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Arizona Divorce Process
Preparing the Divorce Papers
The spouse seeking a divorce is called the petitioner; the other spouse is the respondent.
Either spouse must be a resident of Arizona for at least 90 days before either can file for a divorce in Arizona, according to a. A.R.S. 25-312. The action is filed in the Superior Court of the county in which the petitioner resides.
The required forms and fees may vary slightly from county to county.
In a divorce, the petitioner selects one of two divorce packets: one for divorce with children and one for divorce without children. The parties will find Separate packets for the petitioner (the spouse who is initiating the divorce) and the respondent (the spouse who has been served with divorce papers) and they should select the packet that fits their situation.
Filing the Paperwork with the Court
The petitioner makes two copies of all documents – one for the respondent, and one to keep. The original goes to the court.
The divorce papers are filed with the clerk of the courts. The petitioner must pay a fee unless he or she completes the Application for Deferral of Filing Fee, which the court reviews. If the court agrees that the fee should be waived because the petitioner cannot afford it, he or she does not have to pay to file divorce papers.
The petitioner signs the complaint in the presence of the clerk of court who date- and time-stamps the divorce papers and notarizes at no cost to the petitioner.
The papers should be served on the respondent as soon as possible after leaving.
Serving the Documents
After filing the forms, the petitioner should immediately serve the respondent with the divorce papers. Service of process, as it is called, ensures that everyone has notice about what’s going on and gives an opportunity to appear, or argue, a point of view. Service of process ensures that no one is ever ambushed in a courtroom.
Arizona gives the petitioner a maximum of 120 days to serve the divorce papers on the respondent. Failure to serve the papers within 120 days means the clerk of court dismisses the case automatically, and the petitioner who wants to get divorced must start over.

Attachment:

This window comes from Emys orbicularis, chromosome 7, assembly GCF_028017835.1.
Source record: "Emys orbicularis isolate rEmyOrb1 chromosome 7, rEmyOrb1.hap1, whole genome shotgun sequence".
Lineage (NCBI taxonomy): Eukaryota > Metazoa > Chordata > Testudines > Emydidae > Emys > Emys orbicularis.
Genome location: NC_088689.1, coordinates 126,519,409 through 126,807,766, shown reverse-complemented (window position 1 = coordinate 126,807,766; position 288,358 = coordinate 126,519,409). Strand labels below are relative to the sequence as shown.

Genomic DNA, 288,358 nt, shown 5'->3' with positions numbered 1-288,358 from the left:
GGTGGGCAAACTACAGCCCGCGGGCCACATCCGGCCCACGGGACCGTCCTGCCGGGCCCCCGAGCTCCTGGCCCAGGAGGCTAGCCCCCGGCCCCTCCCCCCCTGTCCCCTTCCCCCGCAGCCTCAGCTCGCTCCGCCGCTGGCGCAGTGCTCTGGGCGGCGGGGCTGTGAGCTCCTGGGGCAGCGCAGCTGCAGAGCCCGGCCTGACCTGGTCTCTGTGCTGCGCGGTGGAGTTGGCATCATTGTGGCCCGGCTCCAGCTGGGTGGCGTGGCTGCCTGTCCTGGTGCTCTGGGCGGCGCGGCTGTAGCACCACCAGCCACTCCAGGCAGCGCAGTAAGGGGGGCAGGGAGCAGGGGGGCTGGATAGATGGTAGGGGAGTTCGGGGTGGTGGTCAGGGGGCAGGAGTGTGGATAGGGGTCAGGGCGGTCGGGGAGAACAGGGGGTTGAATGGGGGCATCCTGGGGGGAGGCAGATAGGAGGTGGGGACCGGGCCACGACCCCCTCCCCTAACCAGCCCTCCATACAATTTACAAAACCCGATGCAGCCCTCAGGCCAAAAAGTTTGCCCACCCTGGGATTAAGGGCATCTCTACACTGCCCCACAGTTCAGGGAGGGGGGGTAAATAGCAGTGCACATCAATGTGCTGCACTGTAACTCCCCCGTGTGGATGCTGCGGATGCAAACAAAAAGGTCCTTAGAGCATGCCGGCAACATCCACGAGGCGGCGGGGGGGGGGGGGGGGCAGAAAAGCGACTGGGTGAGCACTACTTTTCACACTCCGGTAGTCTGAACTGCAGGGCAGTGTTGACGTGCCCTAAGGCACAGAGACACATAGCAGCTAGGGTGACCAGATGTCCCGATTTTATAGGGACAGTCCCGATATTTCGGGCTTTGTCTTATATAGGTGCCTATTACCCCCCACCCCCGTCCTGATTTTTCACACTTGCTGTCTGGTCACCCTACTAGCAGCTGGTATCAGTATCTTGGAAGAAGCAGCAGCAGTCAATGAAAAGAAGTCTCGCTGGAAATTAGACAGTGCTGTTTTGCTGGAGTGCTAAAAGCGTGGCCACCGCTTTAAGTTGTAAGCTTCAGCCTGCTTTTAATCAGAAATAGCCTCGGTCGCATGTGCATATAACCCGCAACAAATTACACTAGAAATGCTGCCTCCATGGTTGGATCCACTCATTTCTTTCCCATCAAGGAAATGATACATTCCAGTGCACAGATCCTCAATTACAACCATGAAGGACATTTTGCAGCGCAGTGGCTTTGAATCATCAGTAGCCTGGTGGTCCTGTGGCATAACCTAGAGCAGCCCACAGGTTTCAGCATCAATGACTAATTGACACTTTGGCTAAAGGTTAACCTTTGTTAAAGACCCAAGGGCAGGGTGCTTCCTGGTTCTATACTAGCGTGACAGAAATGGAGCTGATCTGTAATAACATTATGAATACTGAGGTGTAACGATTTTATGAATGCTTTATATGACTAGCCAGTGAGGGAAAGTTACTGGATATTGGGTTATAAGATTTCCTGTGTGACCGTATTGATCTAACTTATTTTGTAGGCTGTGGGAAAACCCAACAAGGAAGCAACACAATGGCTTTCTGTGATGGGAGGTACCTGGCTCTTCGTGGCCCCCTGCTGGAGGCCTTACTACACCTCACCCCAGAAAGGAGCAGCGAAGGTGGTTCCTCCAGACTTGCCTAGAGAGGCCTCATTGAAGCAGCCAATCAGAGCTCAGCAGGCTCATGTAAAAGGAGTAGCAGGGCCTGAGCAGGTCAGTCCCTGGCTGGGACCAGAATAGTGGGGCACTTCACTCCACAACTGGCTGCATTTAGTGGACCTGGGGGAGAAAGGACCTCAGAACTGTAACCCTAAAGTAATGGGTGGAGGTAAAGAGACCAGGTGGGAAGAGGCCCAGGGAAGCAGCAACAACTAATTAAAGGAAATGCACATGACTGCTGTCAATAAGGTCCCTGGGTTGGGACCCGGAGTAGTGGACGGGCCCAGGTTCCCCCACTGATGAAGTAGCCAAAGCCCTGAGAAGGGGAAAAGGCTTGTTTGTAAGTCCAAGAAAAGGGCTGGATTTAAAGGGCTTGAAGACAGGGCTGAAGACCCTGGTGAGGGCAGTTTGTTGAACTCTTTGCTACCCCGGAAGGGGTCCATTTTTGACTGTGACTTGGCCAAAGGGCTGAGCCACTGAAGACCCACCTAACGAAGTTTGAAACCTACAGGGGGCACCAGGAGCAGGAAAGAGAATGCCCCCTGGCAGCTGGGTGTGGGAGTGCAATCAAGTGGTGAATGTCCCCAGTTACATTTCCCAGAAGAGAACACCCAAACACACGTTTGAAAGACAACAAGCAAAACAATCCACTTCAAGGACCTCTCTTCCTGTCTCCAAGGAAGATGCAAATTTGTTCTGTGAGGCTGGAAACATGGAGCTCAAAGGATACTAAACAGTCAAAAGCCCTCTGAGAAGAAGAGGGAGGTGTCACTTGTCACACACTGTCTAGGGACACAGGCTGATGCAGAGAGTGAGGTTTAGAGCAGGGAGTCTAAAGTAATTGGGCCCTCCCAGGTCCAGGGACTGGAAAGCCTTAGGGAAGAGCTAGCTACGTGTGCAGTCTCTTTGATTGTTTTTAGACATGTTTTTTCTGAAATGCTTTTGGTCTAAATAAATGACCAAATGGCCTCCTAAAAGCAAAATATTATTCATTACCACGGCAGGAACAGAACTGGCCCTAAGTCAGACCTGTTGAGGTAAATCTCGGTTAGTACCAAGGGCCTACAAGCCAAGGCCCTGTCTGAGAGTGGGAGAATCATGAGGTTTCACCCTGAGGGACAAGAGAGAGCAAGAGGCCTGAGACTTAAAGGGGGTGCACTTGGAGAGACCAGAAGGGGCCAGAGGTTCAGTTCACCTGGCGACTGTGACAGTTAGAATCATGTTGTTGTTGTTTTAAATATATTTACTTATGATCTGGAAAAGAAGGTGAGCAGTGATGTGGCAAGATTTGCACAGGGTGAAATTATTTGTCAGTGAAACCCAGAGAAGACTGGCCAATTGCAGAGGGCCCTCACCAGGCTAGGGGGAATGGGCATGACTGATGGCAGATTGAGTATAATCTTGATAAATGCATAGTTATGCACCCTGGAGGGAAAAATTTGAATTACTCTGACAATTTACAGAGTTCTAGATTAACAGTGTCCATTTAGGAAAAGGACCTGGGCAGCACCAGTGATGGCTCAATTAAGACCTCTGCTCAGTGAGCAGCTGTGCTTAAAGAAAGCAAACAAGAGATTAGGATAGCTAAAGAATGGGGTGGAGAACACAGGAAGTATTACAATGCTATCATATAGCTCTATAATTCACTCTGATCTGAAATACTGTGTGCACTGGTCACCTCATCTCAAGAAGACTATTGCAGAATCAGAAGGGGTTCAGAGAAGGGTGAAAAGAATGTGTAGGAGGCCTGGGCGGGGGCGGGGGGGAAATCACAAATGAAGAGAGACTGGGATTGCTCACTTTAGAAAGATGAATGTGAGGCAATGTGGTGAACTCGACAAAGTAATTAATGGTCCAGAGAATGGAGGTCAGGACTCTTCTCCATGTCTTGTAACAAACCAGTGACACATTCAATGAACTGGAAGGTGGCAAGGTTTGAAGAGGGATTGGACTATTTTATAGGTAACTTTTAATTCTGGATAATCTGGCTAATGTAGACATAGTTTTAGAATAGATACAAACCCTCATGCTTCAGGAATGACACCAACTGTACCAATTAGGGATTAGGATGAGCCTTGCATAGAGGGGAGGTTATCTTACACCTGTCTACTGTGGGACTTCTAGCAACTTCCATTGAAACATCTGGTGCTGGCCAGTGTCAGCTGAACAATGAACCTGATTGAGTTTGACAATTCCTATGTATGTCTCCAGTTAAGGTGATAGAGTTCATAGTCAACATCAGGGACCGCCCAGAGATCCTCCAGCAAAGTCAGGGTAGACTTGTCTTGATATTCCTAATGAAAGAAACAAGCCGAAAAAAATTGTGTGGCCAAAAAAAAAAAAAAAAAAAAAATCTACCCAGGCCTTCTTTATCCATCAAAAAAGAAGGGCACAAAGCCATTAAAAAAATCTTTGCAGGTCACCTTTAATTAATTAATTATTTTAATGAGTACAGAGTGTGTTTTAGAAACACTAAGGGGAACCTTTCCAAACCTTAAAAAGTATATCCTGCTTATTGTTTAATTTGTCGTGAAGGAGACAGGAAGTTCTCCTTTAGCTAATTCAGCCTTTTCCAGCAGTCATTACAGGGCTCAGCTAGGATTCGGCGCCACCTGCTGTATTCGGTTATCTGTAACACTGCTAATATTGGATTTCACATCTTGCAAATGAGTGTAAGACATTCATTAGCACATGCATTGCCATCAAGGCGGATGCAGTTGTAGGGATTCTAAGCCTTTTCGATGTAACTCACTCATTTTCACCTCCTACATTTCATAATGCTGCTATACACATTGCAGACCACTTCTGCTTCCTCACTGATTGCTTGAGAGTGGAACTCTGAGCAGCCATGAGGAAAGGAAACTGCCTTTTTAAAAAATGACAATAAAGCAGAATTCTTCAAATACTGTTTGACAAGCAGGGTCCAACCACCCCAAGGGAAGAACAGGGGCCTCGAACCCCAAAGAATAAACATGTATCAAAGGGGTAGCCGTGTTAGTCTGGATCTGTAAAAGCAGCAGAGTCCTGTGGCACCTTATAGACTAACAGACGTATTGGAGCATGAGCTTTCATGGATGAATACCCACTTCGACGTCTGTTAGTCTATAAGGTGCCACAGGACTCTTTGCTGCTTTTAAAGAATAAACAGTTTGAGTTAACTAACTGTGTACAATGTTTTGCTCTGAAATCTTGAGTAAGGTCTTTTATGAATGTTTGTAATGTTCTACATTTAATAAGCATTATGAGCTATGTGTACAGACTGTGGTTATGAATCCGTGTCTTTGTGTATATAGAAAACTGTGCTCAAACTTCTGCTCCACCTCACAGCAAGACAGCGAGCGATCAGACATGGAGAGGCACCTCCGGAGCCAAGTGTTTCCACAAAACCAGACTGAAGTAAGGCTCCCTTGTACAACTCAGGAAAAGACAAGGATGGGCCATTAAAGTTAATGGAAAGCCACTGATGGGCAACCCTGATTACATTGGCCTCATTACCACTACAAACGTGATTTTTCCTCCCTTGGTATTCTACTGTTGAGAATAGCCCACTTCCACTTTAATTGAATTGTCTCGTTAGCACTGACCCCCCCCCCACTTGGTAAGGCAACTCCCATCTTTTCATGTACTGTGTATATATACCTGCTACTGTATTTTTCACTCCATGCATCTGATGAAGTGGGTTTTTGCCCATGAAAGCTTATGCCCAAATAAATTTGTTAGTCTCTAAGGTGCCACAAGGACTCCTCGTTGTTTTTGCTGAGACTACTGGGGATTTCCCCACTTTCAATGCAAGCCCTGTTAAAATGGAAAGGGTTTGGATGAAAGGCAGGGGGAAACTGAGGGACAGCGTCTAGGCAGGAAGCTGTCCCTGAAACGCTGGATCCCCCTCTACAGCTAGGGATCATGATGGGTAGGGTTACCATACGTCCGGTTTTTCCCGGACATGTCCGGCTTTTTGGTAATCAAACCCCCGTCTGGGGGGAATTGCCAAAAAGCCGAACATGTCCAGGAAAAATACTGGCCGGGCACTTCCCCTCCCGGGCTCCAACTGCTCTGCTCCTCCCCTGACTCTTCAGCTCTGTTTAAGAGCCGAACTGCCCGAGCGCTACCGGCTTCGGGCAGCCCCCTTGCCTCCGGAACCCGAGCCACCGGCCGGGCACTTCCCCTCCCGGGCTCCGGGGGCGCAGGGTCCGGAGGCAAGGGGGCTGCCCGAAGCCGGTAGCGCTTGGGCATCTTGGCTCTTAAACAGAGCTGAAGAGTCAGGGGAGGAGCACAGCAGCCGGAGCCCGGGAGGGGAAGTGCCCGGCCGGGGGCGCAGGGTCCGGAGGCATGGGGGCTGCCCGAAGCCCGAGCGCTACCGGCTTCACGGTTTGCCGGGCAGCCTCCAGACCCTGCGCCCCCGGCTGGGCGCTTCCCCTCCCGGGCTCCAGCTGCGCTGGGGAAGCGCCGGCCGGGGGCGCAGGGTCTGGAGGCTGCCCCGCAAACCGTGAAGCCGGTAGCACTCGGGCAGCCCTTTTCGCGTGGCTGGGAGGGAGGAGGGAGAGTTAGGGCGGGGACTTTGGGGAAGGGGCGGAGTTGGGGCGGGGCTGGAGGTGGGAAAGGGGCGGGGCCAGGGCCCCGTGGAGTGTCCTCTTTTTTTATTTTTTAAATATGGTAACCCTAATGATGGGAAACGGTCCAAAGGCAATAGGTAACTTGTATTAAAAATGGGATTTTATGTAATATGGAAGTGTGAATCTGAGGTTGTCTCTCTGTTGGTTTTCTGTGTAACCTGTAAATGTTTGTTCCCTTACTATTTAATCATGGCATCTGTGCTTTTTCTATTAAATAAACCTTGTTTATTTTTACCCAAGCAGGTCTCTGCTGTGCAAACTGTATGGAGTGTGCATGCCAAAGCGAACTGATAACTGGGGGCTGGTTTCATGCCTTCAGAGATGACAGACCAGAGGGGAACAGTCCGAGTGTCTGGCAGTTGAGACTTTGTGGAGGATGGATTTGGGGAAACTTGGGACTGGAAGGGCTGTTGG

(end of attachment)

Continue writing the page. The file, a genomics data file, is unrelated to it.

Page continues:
The respondent must respond to the summons and petition within 20 days (or, if he or she lives out of state, 30 days) or the court awards the petitioner a default judgment. This means the court gives the petitioner everything requested in the petition, without input from the respondent.
Disclosing Financial Information
Both the petitioner and the respondent must complete an Affidavit of Financial Information, which is a statement sworn in front of a notary. This document details each spouse’s financial picture, from employment to assets and liabilities and monthly expenses. Certain supplemental documents, like pay stubs and tax returns, must be attached. This helps everyone to understand more about, for example, how much child support should be paid, or whether one spouse should receive alimony. This is filed with the court and served to the respondent as well.
Uncontested vs. Contested Divorce
When a Response is filed but both parties reach an agreement as to all the issues, they can submit a Consent Decree of Dissolution of Marriage that sets forth all of their agreements for the judge to sign, as outlined in A.R.F.L.P. Rule 45(B).
In a contested divorce, if a spouse does not agree to a divorce, he or she may request that the parties attend a conciliation meeting. The divorce goes on hold for up to 60 days while that meeting takes place. If the meeting does not result in the parties agreeing to postpone the divorce, the divorce goes forward. There is no charge to request a conciliation meeting.
If the spouses do not agree on a particular issue, such as custody of children, spousal maintenance, or division of property, it may be necessary to take the case to trial. In this case, the parties must then request a trial in order to finalize their divorce.
The procedure for requesting a trial varies from county to county. In the event of a contested divorce, the parties should seek the advice of an attorney.
Finalizing the Divorce
After the respondent is served with the Petition for Dissolution of Marriage, a 60-day "cooling off" period must transpire before the divorce may be finalized. It is not possible to get a divorce in Arizona any faster even if both spouses agree. If the parties do not agree on the terms of the divorce, a trial will be set. Depending on the county, these proceedings could take as long as six to nine months before a divorce would become final.
Arizona recognizes what is termed a "covenant marriage," which is a higher standard of marriage. Unlike no-fault, where the grounds for the dissolution of the marriage are irretrievable breakdown, covenant marriages may be ended on grounds of 1) adultery, 2) conviction of a felony which mandates prison or death; 3) abandonment for more than one year, 4) commission of domestic violence against the spouse, child or relative, 5) living separately and continuously and without reconciliation for over two years, 6) living separately for over 1 year after a legal separation is obtained; 7) habitual use of drugs and alcohol, or 8) both spouses agree to the dissolution.
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